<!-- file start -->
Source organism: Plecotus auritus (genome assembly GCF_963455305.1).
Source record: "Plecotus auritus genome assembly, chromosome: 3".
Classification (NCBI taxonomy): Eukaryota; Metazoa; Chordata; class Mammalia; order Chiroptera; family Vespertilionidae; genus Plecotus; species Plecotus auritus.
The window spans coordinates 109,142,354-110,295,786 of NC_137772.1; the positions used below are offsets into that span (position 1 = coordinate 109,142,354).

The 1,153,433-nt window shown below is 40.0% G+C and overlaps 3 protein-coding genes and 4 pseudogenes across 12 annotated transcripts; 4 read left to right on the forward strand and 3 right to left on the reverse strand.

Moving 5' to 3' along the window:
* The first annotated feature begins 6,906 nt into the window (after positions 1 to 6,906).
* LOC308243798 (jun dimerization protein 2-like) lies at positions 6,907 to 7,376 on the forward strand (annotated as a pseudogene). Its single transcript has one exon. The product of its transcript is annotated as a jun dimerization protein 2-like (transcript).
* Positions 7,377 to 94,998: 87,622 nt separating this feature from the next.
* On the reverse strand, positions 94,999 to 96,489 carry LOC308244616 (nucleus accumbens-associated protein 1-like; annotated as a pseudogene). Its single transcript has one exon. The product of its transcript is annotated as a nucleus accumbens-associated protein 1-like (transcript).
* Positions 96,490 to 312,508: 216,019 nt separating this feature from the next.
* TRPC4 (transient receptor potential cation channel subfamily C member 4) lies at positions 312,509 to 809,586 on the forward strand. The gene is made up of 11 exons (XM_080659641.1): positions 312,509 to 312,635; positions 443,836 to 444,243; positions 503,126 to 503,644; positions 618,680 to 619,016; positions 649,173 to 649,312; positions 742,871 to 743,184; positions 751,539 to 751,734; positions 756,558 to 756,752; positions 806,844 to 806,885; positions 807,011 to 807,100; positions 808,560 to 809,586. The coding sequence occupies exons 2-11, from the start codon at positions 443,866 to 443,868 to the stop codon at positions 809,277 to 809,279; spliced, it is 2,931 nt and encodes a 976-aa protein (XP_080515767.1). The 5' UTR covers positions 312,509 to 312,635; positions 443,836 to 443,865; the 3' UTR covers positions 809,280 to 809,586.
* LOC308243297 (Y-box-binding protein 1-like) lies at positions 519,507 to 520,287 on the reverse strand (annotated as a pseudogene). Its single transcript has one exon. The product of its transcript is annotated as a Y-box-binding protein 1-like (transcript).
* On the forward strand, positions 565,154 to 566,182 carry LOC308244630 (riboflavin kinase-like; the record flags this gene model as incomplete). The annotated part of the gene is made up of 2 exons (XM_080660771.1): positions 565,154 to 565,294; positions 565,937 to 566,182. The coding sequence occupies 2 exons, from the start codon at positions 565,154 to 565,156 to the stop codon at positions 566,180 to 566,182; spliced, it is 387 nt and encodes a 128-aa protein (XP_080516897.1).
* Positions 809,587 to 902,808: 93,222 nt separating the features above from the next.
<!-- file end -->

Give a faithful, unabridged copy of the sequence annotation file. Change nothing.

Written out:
Source organism: Plecotus auritus (genome assembly GCF_963455305.1).
Source record: "Plecotus auritus genome assembly, chromosome: 3".
Classification (NCBI taxonomy): Eukaryota; Metazoa; Chordata; class Mammalia; order Chiroptera; family Vespertilionidae; genus Plecotus; species Plecotus auritus.
The window spans coordinates 109,142,354-110,295,786 of NC_137772.1; the positions used below are offsets into that span (position 1 = coordinate 109,142,354).

The 1,153,433-nt window shown below is 40.0% G+C and overlaps 3 protein-coding genes and 4 pseudogenes across 12 annotated transcripts; 4 read left to right on the forward strand and 3 right to left on the reverse strand.

Moving 5' to 3' along the window:
* The first annotated feature begins 6,906 nt into the window (after positions 1 to 6,906).
* LOC308243798 (jun dimerization protein 2-like) lies at positions 6,907 to 7,376 on the forward strand (annotated as a pseudogene). Its single transcript has one exon. The product of its transcript is annotated as a jun dimerization protein 2-like (transcript).
* Positions 7,377 to 94,998: 87,622 nt separating this feature from the next.
* On the reverse strand, positions 94,999 to 96,489 carry LOC308244616 (nucleus accumbens-associated protein 1-like; annotated as a pseudogene). Its single transcript has one exon. The product of its transcript is annotated as a nucleus accumbens-associated protein 1-like (transcript).
* Positions 96,490 to 312,508: 216,019 nt separating this feature from the next.
* TRPC4 (transient receptor potential cation channel subfamily C member 4) lies at positions 312,509 to 809,586 on the forward strand. The gene is made up of 11 exons (XM_080659641.1): positions 312,509 to 312,635; positions 443,836 to 444,243; positions 503,126 to 503,644; positions 618,680 to 619,016; positions 649,173 to 649,312; positions 742,871 to 743,184; positions 751,539 to 751,734; positions 756,558 to 756,752; positions 806,844 to 806,885; positions 807,011 to 807,100; positions 808,560 to 809,586. The coding sequence occupies exons 2-11, from the start codon at positions 443,866 to 443,868 to the stop codon at positions 809,277 to 809,279; spliced, it is 2,931 nt and encodes a 976-aa protein (XP_080515767.1). The 5' UTR covers positions 312,509 to 312,635; positions 443,836 to 443,865; the 3' UTR covers positions 809,280 to 809,586.
* LOC308243297 (Y-box-binding protein 1-like) lies at positions 519,507 to 520,287 on the reverse strand (annotated as a pseudogene). Its single transcript has one exon. The product of its transcript is annotated as a Y-box-binding protein 1-like (transcript).
* On the forward strand, positions 565,154 to 566,182 carry LOC308244630 (riboflavin kinase-like; the record flags this gene model as incomplete). The annotated part of the gene is made up of 2 exons (XM_080660771.1): positions 565,154 to 565,294; positions 565,937 to 566,182. The coding sequence occupies 2 exons, from the start codon at positions 565,154 to 565,156 to the stop codon at positions 566,180 to 566,182; spliced, it is 387 nt and encodes a 128-aa protein (XP_080516897.1).
* Positions 809,587 to 902,808: 93,222 nt separating the features above from the next.